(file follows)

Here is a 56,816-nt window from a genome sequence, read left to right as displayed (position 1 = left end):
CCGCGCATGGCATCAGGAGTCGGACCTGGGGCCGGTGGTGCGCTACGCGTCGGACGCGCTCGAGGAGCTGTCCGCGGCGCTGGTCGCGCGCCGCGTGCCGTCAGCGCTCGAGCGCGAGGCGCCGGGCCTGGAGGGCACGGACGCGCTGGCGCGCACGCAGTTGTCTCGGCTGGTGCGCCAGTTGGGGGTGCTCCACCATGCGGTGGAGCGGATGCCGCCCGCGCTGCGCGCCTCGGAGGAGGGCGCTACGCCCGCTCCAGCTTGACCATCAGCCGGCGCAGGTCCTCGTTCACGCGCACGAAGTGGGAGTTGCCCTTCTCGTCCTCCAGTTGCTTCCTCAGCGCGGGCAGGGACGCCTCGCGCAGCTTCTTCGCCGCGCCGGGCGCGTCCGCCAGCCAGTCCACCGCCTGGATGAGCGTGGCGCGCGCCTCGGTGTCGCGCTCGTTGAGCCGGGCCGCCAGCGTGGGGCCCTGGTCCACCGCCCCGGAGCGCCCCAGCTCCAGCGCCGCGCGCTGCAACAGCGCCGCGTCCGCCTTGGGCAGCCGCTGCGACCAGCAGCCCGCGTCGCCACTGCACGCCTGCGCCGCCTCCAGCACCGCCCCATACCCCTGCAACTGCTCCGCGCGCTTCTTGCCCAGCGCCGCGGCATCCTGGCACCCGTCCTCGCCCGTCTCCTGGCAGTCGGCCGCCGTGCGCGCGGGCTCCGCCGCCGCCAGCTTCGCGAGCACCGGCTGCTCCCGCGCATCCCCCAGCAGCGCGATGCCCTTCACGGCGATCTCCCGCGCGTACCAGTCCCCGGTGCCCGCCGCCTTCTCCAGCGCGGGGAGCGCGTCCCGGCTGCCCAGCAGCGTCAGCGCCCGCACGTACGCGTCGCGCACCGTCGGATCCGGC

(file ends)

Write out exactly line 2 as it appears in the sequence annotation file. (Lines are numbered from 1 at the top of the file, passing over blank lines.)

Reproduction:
CCGCGCATGGCATCAGGAGTCGGACCTGGGGCCGGTGGTGCGCTACGCGTCGGACGCGCTCGAGGAGCTGTCCGCGGCGCTGGTCGCGCGCCGCGTGCCGTCAGCGCTCGAGCGCGAGGCGCCGGGCCTGGAGGGCACGGACGCGCTGGCGCGCACGCAGTTGTCTCGGCTGGTGCGCCAGTTGGGGGTGCTCCACCATGCGGTGGAGCGGATGCCGCCCGCGCTGCGCGCCTCGGAGGAGGGCGCTACGCCCGCTCCAGCTTGACCATCAGCCGGCGCAGGTCCTCGTTCACGCGCACGAAGTGGGAGTTGCCCTTCTCGTCCTCCAGTTGCTTCCTCAGCGCGGGCAGGGACGCCTCGCGCAGCTTCTTCGCCGCGCCGGGCGCGTCCGCCAGCCAGTCCACCGCCTGGATGAGCGTGGCGCGCGCCTCGGTGTCGCGCTCGTTGAGCCGGGCCGCCAGCGTGGGGCCCTGGTCCACCGCCCCGGAGCGCCCCAGCTCCAGCGCCGCGCGCTGCAACAGCGCCGCGTCCGCCTTGGGCAGCCGCTGCGACCAGCAGCCCGCGTCGCCACTGCACGCCTGCGCCGCCTCCAGCACCGCCCCATACCCCTGCAACTGCTCCGCGCGCTTCTTGCCCAGCGCCGCGGCATCCTGGCACCCGTCCTCGCCCGTCTCCTGGCAGTCGGCCGCCGTGCGCGCGGGCTCCGCCGCCGCCAGCTTCGCGAGCACCGGCTGCTCCCGCGCATCCCCCAGCAGCGCGATGCCCTTCACGGCGATCTCCCGCGCGTACCAGTCCCCGGTGCCCGCCGCCTTCTCCAGCGCGGGGAGCGCGTCCCGGCTGCCCAGCAGCGTCAGCGCCCGCACGTACGCGTCGCGCACCGTCGGATCCGGC